Emery Honours Flyers Name, US Military Aviators on Mask
There’s never any shortage of material for artistic inspiration when it comes to the Philadelphia Flyers.
From Rocky to the Liberty Bell to Benjamin Franklin to the Flyers long list of iconic past players, there are plenty of obvious options.
Ray Emery used a few of them during his first stint in Philadelphia, including a tribute to the area’s boxing greats, and another to the goaltending legends that have played for the Flyers.
His long-time personal painter, David Leroux of Montreal-based Diel Airbrush, is also no stranger to Flyers’ tributes, having created numerous Philadelphia-themed masks during his career, including the incredible recent Broad Street Bullies mask for an InGoal equipment tester.
For Emery’s new Flyers mask, however, Leroux wanted to dig a little deeper.
What he found was the origin of the team’s name, which was selected through a contest (to win a 20-inch RCA TV), and a pilot-themed mask that Frank Cipra had painted for then-Flyers goalie Brian Boucher.
“I have been a fan of Frank Cipra forever and I thought the pilot theme was a good idea so I asked Ray if it’s something he would like ,” Leroux said. “He said ‘yeah’ so I began searching and that’s when I came across the Tuskegee Airmen, the first African-American aviators in the United States armed forces.”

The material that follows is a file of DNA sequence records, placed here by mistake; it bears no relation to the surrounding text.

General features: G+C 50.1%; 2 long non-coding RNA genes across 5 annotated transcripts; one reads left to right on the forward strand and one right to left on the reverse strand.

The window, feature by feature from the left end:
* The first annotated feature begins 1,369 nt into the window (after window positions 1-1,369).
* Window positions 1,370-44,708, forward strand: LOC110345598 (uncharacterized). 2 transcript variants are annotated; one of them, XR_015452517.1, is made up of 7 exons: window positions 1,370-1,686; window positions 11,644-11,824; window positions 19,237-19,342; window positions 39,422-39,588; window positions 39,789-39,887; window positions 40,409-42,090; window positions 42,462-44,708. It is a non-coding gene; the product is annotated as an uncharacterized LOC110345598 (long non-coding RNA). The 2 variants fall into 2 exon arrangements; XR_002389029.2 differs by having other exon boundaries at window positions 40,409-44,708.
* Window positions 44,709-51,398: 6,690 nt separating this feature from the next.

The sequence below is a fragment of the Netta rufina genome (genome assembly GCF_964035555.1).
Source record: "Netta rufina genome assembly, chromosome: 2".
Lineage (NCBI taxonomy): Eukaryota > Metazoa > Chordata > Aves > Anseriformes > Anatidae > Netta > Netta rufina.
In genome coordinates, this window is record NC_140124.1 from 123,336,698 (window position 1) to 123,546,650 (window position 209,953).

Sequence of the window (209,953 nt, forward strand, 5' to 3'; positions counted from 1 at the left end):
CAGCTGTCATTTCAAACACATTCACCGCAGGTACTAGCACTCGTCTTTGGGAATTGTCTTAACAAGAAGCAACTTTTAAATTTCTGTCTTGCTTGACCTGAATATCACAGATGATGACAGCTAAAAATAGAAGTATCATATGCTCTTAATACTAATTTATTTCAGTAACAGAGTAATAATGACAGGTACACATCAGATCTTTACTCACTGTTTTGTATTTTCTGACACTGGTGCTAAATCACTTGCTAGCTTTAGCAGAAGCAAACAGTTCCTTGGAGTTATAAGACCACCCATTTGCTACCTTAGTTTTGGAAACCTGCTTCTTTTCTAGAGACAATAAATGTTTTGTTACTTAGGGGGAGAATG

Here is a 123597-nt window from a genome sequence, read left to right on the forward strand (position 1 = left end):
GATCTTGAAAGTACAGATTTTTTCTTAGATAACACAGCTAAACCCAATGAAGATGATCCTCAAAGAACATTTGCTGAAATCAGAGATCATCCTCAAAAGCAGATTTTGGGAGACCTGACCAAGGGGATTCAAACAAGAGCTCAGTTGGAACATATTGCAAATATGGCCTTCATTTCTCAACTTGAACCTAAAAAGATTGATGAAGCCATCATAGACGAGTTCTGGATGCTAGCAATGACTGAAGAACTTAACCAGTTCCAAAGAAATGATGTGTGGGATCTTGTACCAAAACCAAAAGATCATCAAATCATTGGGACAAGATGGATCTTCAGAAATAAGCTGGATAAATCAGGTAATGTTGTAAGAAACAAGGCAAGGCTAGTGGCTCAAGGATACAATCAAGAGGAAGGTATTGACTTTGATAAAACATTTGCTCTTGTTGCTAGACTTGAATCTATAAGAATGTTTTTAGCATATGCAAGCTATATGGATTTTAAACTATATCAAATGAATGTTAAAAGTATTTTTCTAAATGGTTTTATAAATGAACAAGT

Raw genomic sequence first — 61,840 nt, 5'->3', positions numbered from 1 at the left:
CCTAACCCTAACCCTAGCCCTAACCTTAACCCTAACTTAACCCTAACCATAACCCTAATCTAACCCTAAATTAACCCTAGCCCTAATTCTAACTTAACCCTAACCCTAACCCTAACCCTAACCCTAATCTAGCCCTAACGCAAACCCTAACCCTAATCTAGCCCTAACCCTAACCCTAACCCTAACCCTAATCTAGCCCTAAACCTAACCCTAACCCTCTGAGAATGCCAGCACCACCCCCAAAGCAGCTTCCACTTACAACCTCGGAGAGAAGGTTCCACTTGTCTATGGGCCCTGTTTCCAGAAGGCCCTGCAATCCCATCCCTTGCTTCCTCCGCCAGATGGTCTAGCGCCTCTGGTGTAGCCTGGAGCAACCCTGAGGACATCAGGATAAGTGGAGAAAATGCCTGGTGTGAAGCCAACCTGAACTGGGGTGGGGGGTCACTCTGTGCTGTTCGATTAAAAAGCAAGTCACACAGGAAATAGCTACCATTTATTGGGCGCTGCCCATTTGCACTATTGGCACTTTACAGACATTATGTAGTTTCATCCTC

On one side Leroux painted the image of a Tuskegee Airman, which he also felt symbolized both Emery’s well-known fighting spirit and his ability to overcome adversity while battling back from what most believed was a career ending hip injury. On the other he used Gregory “Pappy” Boyington, a United States Marine Corps officer and fighter ace who was awarded both the Medal of Honour and the Navy Cross during World War II.
“You can’t get much more patriotic,” Leroux said.
The backplate continues the traditional use of the “Razor” nickname, and the team logo remains on the chin.
To see more great work from Leroux please visit his Diel Aribrush web site and his Facebook page, as well as recent masks for Michael Hutchinson of the Winnipeg Jets organization, St. Louis Blues goalie Jaroslav Halak, and Tyler Weiman in the Deutsche Eishockey Liga, the top level in Germany. You can find other Leroux creations in the InGoal archives, but in the meantime enjoy the close ups of Emery’s new Flyers mask: